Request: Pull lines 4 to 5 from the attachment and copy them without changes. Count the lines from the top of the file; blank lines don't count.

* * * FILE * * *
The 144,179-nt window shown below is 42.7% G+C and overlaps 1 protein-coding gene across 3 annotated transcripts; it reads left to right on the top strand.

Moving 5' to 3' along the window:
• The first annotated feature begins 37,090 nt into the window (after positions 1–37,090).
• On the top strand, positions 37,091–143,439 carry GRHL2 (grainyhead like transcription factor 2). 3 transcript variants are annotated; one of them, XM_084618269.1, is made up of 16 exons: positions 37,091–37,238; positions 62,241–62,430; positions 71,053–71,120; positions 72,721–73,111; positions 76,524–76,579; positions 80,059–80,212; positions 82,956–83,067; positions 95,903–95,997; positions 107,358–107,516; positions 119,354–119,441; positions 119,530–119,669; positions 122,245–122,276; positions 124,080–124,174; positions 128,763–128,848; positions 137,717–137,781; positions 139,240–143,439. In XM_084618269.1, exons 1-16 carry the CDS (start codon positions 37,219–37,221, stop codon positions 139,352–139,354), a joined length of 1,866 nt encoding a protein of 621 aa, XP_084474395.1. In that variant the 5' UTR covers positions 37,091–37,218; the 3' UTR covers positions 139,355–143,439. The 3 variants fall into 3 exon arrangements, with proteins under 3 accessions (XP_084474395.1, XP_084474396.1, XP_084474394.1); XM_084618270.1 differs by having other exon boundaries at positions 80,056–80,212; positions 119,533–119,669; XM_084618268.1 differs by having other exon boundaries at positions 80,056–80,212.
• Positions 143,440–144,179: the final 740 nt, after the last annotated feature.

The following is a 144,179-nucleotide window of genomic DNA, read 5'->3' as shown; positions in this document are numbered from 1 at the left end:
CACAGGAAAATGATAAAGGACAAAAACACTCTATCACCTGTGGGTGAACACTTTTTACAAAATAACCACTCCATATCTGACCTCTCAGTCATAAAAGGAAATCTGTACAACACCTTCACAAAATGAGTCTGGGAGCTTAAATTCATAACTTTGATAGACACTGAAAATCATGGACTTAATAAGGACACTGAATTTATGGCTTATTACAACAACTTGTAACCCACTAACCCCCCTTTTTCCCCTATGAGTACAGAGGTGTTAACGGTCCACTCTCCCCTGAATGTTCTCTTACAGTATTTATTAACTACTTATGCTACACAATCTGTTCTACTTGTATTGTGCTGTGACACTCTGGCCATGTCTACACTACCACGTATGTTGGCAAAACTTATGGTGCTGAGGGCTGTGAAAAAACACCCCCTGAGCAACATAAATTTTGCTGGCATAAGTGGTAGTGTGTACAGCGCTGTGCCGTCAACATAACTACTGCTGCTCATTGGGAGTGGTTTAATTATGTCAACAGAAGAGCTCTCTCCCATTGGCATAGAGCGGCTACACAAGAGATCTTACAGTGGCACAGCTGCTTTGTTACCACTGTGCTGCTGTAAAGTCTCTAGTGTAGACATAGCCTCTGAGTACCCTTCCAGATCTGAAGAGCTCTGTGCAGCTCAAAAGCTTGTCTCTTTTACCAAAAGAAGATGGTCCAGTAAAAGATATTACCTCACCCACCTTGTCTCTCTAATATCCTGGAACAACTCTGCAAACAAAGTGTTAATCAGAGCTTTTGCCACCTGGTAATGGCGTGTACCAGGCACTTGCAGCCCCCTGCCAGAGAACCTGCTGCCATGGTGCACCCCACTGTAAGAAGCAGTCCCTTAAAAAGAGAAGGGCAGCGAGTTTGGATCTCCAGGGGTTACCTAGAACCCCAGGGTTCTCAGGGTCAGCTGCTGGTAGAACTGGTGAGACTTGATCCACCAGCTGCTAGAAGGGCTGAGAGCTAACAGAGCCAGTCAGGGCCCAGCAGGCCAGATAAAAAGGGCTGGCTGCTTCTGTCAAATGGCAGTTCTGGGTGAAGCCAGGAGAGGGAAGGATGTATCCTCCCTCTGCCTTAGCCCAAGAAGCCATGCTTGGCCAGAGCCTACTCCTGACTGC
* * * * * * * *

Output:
• On the top strand, positions 37,091–143,439 carry GRHL2 (grainyhead like transcription factor 2). 3 transcript variants are annotated; one of them, XM_084618269.1, is made up of 16 exons: positions 37,091–37,238; positions 62,241–62,430; positions 71,053–71,120; positions 72,721–73,111; positions 76,524–76,579; positions 80,059–80,212; positions 82,956–83,067; positions 95,903–95,997; positions 107,358–107,516; positions 119,354–119,441; positions 119,530–119,669; positions 122,245–122,276; positions 124,080–124,174; positions 128,763–128,848; positions 137,717–137,781; positions 139,240–143,439. In XM_084618269.1, exons 1-16 carry the CDS (start codon positions 37,219–37,221, stop codon positions 139,352–139,354), a joined length of 1,866 nt encoding a protein of 621 aa, XP_084474395.1. In that variant the 5' UTR covers positions 37,091–37,218; the 3' UTR covers positions 139,355–143,439. The 3 variants fall into 3 exon arrangements, with proteins under 3 accessions (XP_084474395.1, XP_084474396.1, XP_084474394.1); XM_084618270.1 differs by having other exon boundaries at positions 80,056–80,212; positions 119,533–119,669; XM_084618268.1 differs by having other exon boundaries at positions 80,056–80,212.
• Positions 143,440–144,179: the final 740 nt, after the last annotated feature.